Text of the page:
Every woman has experienced cramping and pain around the abdomen during or before their periods. It might happen before your periods, as an unwelcome forewarning, or during your periods, leaving you tired and cranky until it’s over.
Young girls usually experience cramping during the first few years after the onset of periods. As you grow older, these pains generally decrease in intensity and may disappear completely after the birth of your first child.
The cramps can be a monthly accompaniment to your periods or may occur rarely, and the pain from these cramps can be mild or severe. Emotional stress can increase the chances of you having cramps during your subsequent menstrual cycle.
The medical term for menstrual cramps is dysmenorrhea. Incidentally, dysmenorrhea is the most common reason of absence from school among adolescents.
Dysmenorrhea is of two types – one where the pain is only due to cyclical changes in your uterus as a part of your periods, or it may be due to disorders of your pelvic area. The pelvis is the part of your lower abdomen that houses your uterus, ovaries, cervix and vagina.
Why do they happen?
Every month, your uterus builds up a new lining of tissue, ready for lodgement of the fertilized egg. If the egg isn’t fertilized, the lining is shed along with the unfertilized egg. When this occurs, certain molecules are released that may cause painful, intermittent contractions of the uterine muscles.
Current research proposes that menstrual cramps are a result of an increase in certain prostaglandins during your monthly cycles.
Prostaglandins are small compounds that may act to increase or decrease the size of blood vessels, and stimulate muscles to contract. In this case, these molecules cause blood vessels in the uterus to constrict, thereby decreasing blood flow to the uterus while causing prolonged muscular contractions in the uterus.
To supplement this, hormones produced by the pituitary gland (a small gland seated directly under the brain) causes the uterus to become more sensitive to prostaglandins during your periods.
Thus, some women whose reproductive organs are more sensitive to prostaglandins suffer from cramps that are much more painful than women whose organs are relatively insensitive to prostaglandins.
Certain factors may increase your risk of having painful cramps during periods:
– Early age at menarche (first period), usually if less than 12 years
– Long menstrual cycles
– Heavy flow
In some cases, family history, obesity and even alcohol consumption have been linked to increased likelihood of suffering from menstrual cramps.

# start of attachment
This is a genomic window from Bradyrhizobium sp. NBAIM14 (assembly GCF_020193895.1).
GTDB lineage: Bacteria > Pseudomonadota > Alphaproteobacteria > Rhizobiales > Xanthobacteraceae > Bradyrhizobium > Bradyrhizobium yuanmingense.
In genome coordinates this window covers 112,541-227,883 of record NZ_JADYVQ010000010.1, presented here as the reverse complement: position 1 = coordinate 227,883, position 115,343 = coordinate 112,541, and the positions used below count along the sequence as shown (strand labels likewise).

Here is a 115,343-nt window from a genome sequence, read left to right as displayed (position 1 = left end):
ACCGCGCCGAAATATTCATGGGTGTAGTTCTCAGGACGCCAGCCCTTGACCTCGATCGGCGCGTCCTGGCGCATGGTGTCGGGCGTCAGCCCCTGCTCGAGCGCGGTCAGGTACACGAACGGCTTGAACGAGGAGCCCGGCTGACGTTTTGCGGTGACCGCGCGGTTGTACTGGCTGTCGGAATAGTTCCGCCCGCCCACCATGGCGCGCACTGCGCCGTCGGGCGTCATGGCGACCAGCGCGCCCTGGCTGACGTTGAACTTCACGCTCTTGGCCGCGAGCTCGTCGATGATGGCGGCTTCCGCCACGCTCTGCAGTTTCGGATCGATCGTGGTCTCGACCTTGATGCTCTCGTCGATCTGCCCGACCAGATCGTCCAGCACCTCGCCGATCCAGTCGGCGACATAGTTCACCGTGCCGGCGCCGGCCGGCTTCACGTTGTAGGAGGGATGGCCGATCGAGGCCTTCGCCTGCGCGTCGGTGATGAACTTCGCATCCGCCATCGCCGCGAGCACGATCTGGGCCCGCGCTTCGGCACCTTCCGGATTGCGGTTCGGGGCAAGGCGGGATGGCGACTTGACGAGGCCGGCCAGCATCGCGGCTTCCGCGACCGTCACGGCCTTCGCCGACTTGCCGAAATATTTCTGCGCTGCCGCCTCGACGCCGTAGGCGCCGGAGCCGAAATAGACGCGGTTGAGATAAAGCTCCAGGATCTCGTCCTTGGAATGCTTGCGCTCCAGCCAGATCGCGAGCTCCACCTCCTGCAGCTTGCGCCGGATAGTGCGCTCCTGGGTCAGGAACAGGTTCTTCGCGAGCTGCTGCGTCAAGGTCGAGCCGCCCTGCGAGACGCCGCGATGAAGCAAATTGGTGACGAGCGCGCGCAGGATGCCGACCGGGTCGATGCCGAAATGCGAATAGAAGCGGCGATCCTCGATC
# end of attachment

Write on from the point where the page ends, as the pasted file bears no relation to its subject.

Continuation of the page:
Diagnosis of dysmenorrhea usually relies on an explanation of symptoms by the woman herself. There are no tests routinely conducted to measure the contractions or pain.
Dysmenorrhea caused by other diseases of your reproductive organs may be due to a variety of conditions, including:
– Ovarian cysts and tumours
– Pelvic inflammatory disease (PID)
– Intra-uterine devices (IUD)
– Anatomical abnormalities of the uterus (for example, your uterus may tilt backwards instead of lying forward)
It is essential to consult your doctor if the pain is not relieved by over the counter medications, progressively worsens or leaves you unable to get around with your routine activities. Initially, the clinician may perform an ultrasonography if a pelvic disease is suspected.
You may already know how it feels, but commonly, most women experience the following:
– Aching or gripping pain in your lower abdomen, which may radiate to your inner thighs, back
– Fullness, pressure or bloating of the belly
– If severe, vomiting and nausea
– Loose stools or constipation
Over the counter drugs such as aspirin, ibuprofens or other painkillers can relieve mild dysmenorrhea.
Placing a hot water bag or bottle can also help in relieving the intensity of the pain.
Regular exercise releases endorphins, and may help in alleviating painful menstrual cramps in the long run.
Additionally, you can do the following to decrease the severity of the cramps:
– Avoid caffeine, alcohol or smoking
– Massage you lower back and abdomen
– Rest as and when needed
If these measures do not relieve the pain and the cramps are unusual or severe, you can consult the doctor who can advise additional drugs such as oral contraceptive pills or prescription-grade painkillers. He or she may also advise a thorough pelvic exam to check the condition of your vagina, cervix and uterus to ensure there are no abnormalities. A small sample of your vaginal fluid may also be taken if necessary.
If the cramps aren’t due to your periods, proper treatment must be taken because most causes of dysmenorrhea are treatable by medical therapy.